Distinctive black aluminium finger signs which have directed Londoners and tourists to world famous landmarks including Buckingham Palace and Hyde Park are to be auctioned.
Estimates range from £20 to more than £1,000 for each of the 362 signs, which also include those which have directed tourists to Madame Tussauds, the Royal Academy of Arts and the London Aquarium.
Also being auctioned at Summers Place Auctions in Billingshurst, West Sussex, on May 21 will be a limited number of enamelled road signs, including for Abbey Road and Downing Street. Sealed bids will be considered for other lots.
The sell-off comes as Westminster City Council and Transport for London upgrade all of their signposting in the capital as part of a campaign called Legible London to make directions more user-friendly.
Robert Davis, deputy leader of the Tory-run council, said: "London is home to some of the most famous street signs in the world and buyers now have the chance to acquire a genuine piece of the capital's history. More than 15 million visitors came to London last year and they were greeted and guided to historic locations by signs like these."
The sale of the signposts, which were installed during the 1990s, has been described by auctioneers as an "absolute one-off".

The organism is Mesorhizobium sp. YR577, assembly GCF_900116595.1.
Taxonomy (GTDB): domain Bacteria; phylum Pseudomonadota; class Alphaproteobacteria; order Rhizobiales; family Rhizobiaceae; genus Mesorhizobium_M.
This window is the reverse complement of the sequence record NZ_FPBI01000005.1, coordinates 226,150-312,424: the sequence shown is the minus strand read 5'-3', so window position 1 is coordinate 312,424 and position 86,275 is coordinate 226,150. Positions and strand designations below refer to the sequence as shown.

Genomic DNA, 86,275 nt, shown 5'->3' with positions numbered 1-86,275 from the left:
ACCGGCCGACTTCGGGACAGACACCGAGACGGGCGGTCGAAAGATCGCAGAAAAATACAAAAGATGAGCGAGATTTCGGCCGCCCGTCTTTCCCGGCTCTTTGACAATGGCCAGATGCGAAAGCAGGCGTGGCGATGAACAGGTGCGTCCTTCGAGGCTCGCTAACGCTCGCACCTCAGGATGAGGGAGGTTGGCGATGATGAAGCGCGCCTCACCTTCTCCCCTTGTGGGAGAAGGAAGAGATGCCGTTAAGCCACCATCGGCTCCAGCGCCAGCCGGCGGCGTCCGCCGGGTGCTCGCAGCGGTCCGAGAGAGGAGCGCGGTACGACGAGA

James Rylands, director of Summers Place Auctions, said: "This is a rare opportunity to pick up a real piece of London's history.
"Estimates range from £20 to over £1,000 and buyers can buy a single sign to use as a signature piece displayed indoors or purchase a number of signs and display them on a post, just as they would have been seen in the capital."
He added: "If you imagine you travelled on the train, commuting for 40 years, this is your chance to pick up a sign for perhaps Victoria Station, that you know so well.
"I honestly think it will be huge. We have had a lot of interest already. Last year London had more than 15 million visitors. Obviously the big attractions were the Jubilee, the Olympics and the Paralympics. There are lots of visitors from overseas who want a souvenir of their time in London."